The Art of Travel
by Alain de Botton
This book was an impulse purchase (I saw shiny silver and airplane pictures, so I was sold on that alone), and will remain a book that I believe I will read over and over again now. While it’s over a decade old, it obviously still rings very true, because Penguin have just re-released it to a new generation of travellers. Based on the premise that there are unlimited travel books available that will advise us on where to go, how to get there, what to do in any given city, but none that really help us discover why we travel and how we might become more fulfilled while doing so, this is a very different type of travel book.
Alain de Botton is the founder of the infamous School of Life, which people like me can only dream of one day attending. He is a brilliant man, to say the very least, a philosopher and thought provoker. This book establishes that on each and every page.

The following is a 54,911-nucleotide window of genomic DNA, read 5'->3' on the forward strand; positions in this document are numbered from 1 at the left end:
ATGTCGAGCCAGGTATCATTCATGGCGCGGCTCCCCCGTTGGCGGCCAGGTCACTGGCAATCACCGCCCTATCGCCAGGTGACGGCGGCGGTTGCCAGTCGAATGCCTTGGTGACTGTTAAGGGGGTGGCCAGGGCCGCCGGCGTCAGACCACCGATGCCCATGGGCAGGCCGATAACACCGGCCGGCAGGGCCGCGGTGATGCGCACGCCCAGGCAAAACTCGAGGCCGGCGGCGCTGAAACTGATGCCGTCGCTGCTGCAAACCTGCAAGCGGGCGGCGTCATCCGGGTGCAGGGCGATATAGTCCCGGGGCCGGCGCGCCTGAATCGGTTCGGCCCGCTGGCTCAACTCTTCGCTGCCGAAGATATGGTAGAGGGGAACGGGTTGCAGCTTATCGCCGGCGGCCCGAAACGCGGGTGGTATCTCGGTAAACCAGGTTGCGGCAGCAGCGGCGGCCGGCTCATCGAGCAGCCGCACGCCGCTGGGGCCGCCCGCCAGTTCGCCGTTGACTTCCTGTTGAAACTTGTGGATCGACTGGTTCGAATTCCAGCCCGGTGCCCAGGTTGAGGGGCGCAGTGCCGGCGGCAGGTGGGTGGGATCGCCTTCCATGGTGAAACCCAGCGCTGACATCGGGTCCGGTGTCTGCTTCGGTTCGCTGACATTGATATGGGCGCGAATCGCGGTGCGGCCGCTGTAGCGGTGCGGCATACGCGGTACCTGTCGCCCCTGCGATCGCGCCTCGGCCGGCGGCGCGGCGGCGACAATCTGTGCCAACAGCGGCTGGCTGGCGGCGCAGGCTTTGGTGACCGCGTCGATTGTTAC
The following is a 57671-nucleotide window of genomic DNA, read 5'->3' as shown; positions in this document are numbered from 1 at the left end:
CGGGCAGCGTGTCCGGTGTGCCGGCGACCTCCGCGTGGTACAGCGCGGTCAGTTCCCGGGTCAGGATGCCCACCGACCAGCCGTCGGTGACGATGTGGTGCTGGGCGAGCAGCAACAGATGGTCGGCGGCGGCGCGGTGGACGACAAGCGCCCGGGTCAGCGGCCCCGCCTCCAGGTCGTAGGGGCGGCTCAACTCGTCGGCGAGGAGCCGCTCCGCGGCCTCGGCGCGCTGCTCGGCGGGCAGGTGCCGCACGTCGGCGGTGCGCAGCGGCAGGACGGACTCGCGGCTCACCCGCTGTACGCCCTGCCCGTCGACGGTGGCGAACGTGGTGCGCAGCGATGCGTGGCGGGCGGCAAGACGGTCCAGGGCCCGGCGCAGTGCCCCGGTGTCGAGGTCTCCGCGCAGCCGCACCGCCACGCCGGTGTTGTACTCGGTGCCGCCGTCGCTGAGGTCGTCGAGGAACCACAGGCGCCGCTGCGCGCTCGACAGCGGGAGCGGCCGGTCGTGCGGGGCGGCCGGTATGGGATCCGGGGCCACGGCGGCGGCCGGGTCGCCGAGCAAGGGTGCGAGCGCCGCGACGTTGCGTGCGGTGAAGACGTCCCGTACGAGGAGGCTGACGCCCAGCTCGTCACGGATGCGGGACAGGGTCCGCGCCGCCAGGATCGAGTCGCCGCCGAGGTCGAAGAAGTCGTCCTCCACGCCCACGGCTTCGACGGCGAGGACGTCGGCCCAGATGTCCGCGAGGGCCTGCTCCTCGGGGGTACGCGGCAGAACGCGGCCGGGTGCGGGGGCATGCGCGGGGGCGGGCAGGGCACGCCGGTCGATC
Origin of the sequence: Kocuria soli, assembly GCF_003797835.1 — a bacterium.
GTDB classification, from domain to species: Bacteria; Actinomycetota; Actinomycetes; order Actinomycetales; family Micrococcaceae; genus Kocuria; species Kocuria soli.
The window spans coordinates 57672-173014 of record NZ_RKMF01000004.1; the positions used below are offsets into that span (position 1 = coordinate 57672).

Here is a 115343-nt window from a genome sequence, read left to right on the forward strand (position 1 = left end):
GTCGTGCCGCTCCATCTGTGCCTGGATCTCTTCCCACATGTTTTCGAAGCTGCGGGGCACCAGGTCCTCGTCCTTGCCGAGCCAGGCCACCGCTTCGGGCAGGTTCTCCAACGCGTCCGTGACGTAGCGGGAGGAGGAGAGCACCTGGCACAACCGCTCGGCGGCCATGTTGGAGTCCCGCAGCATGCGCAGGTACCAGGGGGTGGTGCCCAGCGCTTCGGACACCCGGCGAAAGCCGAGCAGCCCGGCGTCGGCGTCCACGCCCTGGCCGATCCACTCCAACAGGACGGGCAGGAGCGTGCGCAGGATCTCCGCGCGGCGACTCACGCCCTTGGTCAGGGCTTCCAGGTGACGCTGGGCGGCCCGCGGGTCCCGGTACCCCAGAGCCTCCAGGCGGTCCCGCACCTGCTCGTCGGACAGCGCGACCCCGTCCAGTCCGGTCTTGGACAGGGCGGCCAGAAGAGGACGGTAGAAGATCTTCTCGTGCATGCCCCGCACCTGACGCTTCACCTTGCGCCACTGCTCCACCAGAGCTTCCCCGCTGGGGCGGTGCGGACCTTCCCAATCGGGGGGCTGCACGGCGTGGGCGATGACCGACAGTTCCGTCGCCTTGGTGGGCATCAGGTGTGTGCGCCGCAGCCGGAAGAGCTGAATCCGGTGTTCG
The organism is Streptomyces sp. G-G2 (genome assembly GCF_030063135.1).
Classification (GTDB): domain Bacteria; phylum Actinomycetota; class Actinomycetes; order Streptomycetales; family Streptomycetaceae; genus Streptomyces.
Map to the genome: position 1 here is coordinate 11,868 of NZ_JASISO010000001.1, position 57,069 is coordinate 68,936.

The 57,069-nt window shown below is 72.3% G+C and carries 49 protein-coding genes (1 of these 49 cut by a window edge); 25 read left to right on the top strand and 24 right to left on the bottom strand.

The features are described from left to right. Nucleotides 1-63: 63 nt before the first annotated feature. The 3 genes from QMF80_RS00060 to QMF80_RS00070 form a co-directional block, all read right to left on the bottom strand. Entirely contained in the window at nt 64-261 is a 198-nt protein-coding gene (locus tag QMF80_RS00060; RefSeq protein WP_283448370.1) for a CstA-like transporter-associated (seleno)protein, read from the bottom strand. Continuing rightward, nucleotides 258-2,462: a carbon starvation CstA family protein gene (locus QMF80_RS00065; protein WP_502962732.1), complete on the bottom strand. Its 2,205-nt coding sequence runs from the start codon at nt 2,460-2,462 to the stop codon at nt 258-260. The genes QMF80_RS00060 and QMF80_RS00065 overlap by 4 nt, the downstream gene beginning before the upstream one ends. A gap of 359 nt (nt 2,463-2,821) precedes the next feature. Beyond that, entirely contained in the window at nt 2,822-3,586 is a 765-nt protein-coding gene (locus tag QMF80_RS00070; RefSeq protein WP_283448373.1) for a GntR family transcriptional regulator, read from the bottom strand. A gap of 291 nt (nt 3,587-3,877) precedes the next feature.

He draws from the insights of great writers on the more abstract notions of the sublime, the anticipation of travel, motives, landscape, and many more to demonstrate that there is more to any adventure than just where to sleep and what to see. He delves deeper into the small details, the ones often ignored or forgotten. He focuses on the ways we can take our experiences home with us too, such as writing and particularly drawing, even if you’re not particularly talented creatively. It really makes you ponder on what the point of travel is, and you can’t help but relate a lot of his words to your own life and experiences.
If you’re a traveller, a wanderluster, if you’re interested in why we do what we do, how we might do it better, a fresh perspective on old information, or just plain looking to escape for a few hours, please give this a read. Pick up a copy here.
“The destination was not really the point. The true desire was to get away—to go, as he concluded, ‘anywhere! anywhere! so long as it is out of the world!”
― Alain de Botton, The Art of Travel